Special Issue "Young People and the Labor Market: Challenges and Opportunities"
A special issue of Merits (ISSN 2673-8104).
Deadline for manuscript submissions: 15 March 2024 | Viewed by 5688
Interests: economic policies; labor policies; unemployment; youth unemployment; human capital; comparative economics; regional economics
Special Issues, Collections and Topics in MDPI journals
Interests: economic policies; comparative economics; labor policies; regional economic and policies
Special Issues, Collections and Topics in MDPI journals
We are pleased to invite you to submit an article on the topic of “Young People and the Labor Market: Challenges and Opportunities”. This topic has become more relevant with regard to the COVID-19 crisis, both during the crisis itself and in view of the new features of the post-crisis economy (as we describe below). However, even before this crisis, the topic was crucial.
As a matter of fact, the position of young people in the labor market in unsatisfactory in most countries worldwide, as shown by the generally worse labor market indices (high unemployment and NEET rates, low activity and employment rates), as well as by the often-precarious job positions, frequently in low-paid and poorly qualified occupations. In some countries, this disappointing performance even concerns skilled and highly educated young people.
A key reason for this bad situation is the “experience gap” that habitually harms young workers. In many countries, there is also a lack of efficient public institutions supporting the “school-to-work” transition. For these reasons, in most countries, unemployment rates are two to three times higher in young people than in the total population; the unacceptable high NEET rates led some scholars to conjecture the risk of a “lost generation”. Moreover, young workers are more sensible to the business cycle and to macroeconomic shocks: for example, after a recession, the increase in the youth unemployment rates is particularly large and persistent.
The COVID-19 crisis affected young people in at least three ways: (i) the halt of new hires (that normally regard young people) in most economic sectors, especially in 2020; (ii) institutional reasons (young workers hold temporary contracts and thus are more easily fired); and (iii) sectoral specialization (young people are particularly present in sectors such as hotels and restaurants, services, tourism, retail trade, etc., which were indistries particularly affected by the crisis).
Nevertheless, the post-COVID world economy has some features that could help the inclusion of young people in the labor market, with the most important feature being the durable digitalization of many activities. In any case, the pandemic is likely to bear permanent effects on the modes of productions, work methods, consumer habits, and lifestyles. These developments can represent an opportunity for young people if public policies will help in favoring a smooth transition from schools and universities to the labor market.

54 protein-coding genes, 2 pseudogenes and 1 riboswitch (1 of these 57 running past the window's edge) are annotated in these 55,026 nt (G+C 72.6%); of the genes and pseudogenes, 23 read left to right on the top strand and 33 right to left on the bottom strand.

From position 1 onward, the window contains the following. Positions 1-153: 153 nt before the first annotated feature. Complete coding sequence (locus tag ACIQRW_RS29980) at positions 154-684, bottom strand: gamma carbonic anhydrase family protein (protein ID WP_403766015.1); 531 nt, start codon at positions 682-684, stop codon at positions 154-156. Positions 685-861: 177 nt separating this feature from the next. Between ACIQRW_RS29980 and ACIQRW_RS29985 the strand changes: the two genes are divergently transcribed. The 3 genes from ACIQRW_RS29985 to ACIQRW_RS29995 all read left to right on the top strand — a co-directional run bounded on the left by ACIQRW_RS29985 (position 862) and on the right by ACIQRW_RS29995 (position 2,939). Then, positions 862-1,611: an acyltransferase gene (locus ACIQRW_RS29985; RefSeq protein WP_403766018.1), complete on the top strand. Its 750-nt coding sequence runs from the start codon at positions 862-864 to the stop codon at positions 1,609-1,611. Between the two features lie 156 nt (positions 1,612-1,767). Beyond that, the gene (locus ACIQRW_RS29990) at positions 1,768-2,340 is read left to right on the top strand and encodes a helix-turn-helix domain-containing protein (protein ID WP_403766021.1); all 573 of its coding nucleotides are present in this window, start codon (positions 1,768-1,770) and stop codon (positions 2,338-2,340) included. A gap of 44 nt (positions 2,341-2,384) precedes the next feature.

This Special Issue aims to identify and systematize four broad issues: (i) an updated comparison of the current situation of young people in the labor market, collecting evidence from many countries; (ii) the general and persistent reasons for the greater difficulties of young people in the labor market; (iii) the characteristics of the impact of the COVID-19 crisis on youth unemployment and on young workers; (iv) the opportunities possibly accruing for young people in the new economy characterizing the post-COVID world.
In this Special Issue, original research articles and reviews are welcome. Research areas may include (but are not limited to) the following: (i) investigations regarding the situation of young people (unemployment, type of jobs, characteristics of the transition from school to work, etc.) in the labor market, either in individual countries or in an international comparative analysis; (ii) study of the impact of the COVID-19 crisis; (iii) analysis of the evolving situation—after the pandemic shock—in industries and occupations and their impact on the employment of young workers.
We look forward to receiving your contributions.
Prof. Dr. Enrico Marelli
Prof. Dr. Marcello Signorelli
Manuscript Submission Information
Manuscripts should be submitted online at www.mdpi.com by registering and logging in to this website. Once you are registered, click here to go to the submission form. Manuscripts can be submitted until the deadline. All submissions that pass pre-check are peer-reviewed. Accepted papers will be published continuously in the journal (as soon as accepted) and will be listed together on the special issue website. Research articles, review articles as well as short communications are invited. For planned papers, a title and short abstract (about 100 words) can be sent to the Editorial Office for announcement on this website.
Submitted manuscripts should not have been published previously, nor be under consideration for publication elsewhere (except conference proceedings papers). All manuscripts are thoroughly refereed through a single-blind peer-review process. A guide for authors and other relevant information for submission of manuscripts is available on the Instructions for Authors page. Merits is an international peer-reviewed open access quarterly journal published by MDPI.
Please visit the Instructions for Authors page before submitting a manuscript. The Article Processing Charge (APC) for publication in this open access journal is 1000 CHF (Swiss Francs). Submitted papers should be well formatted and use good English. Authors may use MDPI's English editing service prior to publication or during author revisions.
- young people
- youth unemployment
- precarious jobs
- school-to-work transition
- COVID-19 impact
- new jobs
- digital economy